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Royal traditions

The trooping of the colour
The changing of the guard
Maundy money
Swan Upping
The Queen’s telegram
The state opening of parliament
The Order of the Garter Ceremony
The Queen’s Christmas speech

The trooping of the colour

 The Queen is the only person in Britain with two birthdays. Her real birthday is on April 21st, but she has an "official" birthday, too. That's on the second Saturday in June. And on the Queen's official birthday, there is a traditional ceremony called the Trooping of the Colour. It's a big parade with brass bands and hundreds of soldiers at Horse Guards' Parade in London. A "regiment" of the Queen's soldiers, the Guards, march in front of her. At the front of the parade is the regiment's flag or "colour". The Guards are trooping the colour. Thousands of Londoners and visitors watch in Horse Guards' Parade. And millions of people at home watch it on television.

The changing of the guard

This happens every day at Buckingham Palace, the Queen's home in London. Soldiers stand in front of the palace. Each morning these soldiers (the "guard") change. One group leaves and another arrives. In summer and winter tourists stand outside the palace at 11.30 every morning and watch the Changing of the Guard.

Maundy money

Maundy Thursday is the day before Good Friday, at Easter. On that day the Queen gives Maundy money to a group of old people. This tradition is over 1,000 years old. At one time the king or queen washed the feet of poor, old people on Maundy Thursday. That stopped in 1754. 

Swan Upping

Here's a very different royal tradition. On the River Thames there are hundreds of swans. A lot of these beautiful white birds belong, traditionally, to the king or queen. In July the young swans on the Thames are about two months old. Then the Queen's swan keeper goes, in a boat, from London Bridge to Henley. He looks at all the young swans and marks the royal ones. The name of this strange but interesting custom is Swan Upping.

The Queen’s telegram

This custom is not very old, but it's for very old people. On his or her one hundredth birthday, a British person gets a telegram from the Queen.

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The state opening of parliament

Parliament, not the Royal Family, controls modern Britain. But traditionally the Queen opens Parliament every autumn. She travels from Buckingham Palace to the Houses of Parliament in a gold carriage - the Irish State Coach. At the Houses of Parliament the Queen sits on a “throne” in the House of Lords. Then she reads the “Queen's Speech”. At State Opening of Parliament the Queen wears a crown. She wears other jewels from the Crown Jewels, too.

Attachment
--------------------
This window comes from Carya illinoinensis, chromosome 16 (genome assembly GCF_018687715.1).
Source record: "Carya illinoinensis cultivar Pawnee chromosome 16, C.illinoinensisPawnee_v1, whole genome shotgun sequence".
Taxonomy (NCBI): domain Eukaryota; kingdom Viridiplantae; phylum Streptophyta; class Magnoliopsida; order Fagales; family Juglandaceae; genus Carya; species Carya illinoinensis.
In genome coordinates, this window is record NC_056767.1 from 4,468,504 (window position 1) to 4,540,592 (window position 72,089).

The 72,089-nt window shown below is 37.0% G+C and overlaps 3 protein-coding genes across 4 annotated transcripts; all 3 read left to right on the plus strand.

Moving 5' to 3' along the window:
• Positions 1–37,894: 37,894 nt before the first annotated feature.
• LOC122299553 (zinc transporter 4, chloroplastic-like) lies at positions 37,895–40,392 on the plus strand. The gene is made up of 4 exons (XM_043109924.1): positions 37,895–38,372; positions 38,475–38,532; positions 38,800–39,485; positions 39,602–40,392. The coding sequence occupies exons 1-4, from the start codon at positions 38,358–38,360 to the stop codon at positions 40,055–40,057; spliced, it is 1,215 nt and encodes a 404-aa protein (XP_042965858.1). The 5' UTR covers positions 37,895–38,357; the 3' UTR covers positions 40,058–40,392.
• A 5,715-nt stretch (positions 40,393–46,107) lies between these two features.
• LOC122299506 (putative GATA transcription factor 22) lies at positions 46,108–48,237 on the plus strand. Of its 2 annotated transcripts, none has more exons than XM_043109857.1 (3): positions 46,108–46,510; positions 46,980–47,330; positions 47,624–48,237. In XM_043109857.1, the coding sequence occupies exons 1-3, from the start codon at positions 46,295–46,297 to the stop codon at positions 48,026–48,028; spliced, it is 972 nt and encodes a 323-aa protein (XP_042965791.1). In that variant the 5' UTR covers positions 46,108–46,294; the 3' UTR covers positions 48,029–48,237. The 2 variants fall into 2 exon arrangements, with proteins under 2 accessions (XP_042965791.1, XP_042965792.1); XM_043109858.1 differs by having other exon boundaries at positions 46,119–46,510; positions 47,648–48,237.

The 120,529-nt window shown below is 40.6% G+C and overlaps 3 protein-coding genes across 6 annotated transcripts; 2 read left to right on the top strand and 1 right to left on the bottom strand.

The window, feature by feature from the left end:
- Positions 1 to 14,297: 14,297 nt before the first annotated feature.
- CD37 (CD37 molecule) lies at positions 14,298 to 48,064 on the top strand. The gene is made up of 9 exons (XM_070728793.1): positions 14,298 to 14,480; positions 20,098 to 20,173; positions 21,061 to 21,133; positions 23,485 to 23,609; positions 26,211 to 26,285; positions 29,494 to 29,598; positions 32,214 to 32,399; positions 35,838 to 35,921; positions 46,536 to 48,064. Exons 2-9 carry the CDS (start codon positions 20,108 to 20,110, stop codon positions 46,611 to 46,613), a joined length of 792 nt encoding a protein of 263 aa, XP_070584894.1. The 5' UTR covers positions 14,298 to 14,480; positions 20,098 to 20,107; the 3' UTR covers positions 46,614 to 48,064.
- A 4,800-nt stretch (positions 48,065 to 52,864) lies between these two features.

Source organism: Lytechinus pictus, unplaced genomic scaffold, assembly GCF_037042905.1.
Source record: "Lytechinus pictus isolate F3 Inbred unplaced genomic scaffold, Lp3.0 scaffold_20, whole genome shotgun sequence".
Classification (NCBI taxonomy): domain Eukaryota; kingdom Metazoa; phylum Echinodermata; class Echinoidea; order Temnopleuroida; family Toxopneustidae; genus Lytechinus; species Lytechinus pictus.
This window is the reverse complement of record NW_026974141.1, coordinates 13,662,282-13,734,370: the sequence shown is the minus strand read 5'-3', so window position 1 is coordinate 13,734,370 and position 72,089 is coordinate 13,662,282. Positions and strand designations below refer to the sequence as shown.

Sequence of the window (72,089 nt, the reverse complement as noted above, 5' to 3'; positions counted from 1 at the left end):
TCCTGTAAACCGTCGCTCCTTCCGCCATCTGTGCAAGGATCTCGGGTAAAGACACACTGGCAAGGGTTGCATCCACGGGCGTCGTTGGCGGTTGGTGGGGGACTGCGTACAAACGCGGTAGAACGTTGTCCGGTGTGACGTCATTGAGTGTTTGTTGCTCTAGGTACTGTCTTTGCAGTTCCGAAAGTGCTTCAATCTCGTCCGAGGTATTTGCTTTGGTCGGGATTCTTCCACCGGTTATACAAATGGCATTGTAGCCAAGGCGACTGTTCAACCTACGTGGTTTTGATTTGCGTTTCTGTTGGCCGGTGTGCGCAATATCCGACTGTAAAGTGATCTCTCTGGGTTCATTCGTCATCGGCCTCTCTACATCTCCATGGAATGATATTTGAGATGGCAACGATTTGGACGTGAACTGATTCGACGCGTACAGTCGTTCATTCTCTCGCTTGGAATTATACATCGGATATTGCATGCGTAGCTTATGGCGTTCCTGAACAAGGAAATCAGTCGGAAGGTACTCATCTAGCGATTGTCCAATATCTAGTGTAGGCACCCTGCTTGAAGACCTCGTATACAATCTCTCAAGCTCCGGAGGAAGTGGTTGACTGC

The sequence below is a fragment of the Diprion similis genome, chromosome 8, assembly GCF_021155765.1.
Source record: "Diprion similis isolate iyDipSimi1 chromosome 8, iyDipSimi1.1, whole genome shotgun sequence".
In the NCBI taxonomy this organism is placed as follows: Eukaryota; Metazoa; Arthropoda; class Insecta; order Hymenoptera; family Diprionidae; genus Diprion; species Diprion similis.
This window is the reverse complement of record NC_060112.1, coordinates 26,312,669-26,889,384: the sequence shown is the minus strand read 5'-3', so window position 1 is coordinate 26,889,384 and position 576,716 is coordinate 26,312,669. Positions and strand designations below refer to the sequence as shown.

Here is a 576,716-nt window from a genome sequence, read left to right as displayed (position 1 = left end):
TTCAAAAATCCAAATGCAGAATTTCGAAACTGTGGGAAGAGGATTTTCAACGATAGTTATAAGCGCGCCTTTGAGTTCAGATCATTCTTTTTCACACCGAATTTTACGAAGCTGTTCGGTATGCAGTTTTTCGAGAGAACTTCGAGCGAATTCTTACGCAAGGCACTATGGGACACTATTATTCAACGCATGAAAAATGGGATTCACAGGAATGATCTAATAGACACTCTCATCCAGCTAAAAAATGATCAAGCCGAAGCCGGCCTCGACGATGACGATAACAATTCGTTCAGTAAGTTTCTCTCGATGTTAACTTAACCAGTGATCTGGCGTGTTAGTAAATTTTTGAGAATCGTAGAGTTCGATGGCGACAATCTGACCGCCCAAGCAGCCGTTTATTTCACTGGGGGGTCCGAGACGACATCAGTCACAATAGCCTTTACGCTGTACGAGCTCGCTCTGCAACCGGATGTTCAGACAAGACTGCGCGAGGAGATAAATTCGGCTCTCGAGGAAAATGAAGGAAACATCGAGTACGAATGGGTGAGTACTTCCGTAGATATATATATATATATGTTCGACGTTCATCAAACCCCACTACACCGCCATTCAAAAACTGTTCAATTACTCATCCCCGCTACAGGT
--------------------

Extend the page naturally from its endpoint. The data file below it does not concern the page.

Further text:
The Order of the Garter Ceremony

The Order of the Garter ceremony has a long history. King Edward III started the Order in the fourteenth century, that time, the people in the Order were the twenty-four bravest knights in England. Now the knights of the Order aren't all soldiers. They're members of the House of Lords, church leaders or politicians. There are some foreign knights, too. For example, the King of Norway, the Grand Duke of Luxembourg and the Emperor of Japan. They're called Extra Knights of the Garter. The Queen is the Sovereign of the Order of the Garter. But she isn't the only royal person in the Order. Prince Charles and Prince Philip are Royal Knights, and the Queen Mother is a Lady of the Garter. In June the Order has a traditional ceremony at Windsor Castle. This is the Queen's favourite castle. It's also the home of the Order - the Garter. All the knights walk from the castle to St. George's Chapel. The royal church at Windsor. They wear the traditional "robes" of the Order. These robes are verv heavy. In fact King Edward VIII once called them "ridiculous". But they're an important part of one ot Britain's oldest traditions. 

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The Queen’s Christmas speech

Now here's a modern royal custom. On Christmas Day at 3.00 in the afternoon the Queen makes a speech on radio and TV. It's ten minutes long. In it she talks to the people of the United Kingdom and the Commonwealth. The Commonwealth is a large group of countries. In the past they were all in the British Empire. Australia, India, Canada and New Zealand are among the 49 members. The B.B.C. (the British Broadcasting Corporation) sends the Queen's speech to every Commonwealth country. In her speech the Queen talks about the past year. Traditionallv in speeches, kings or queens say “we” not “I”.  Queen Elizabeth II doesn't do this. She says “My husband and I” or just “I”. The Queen doesn't make her speech on Christmas Day. She films it a few weeks before. Then she spends Christmas with her family at Windsor. Does she watch the speech on TV? Nobody knows.

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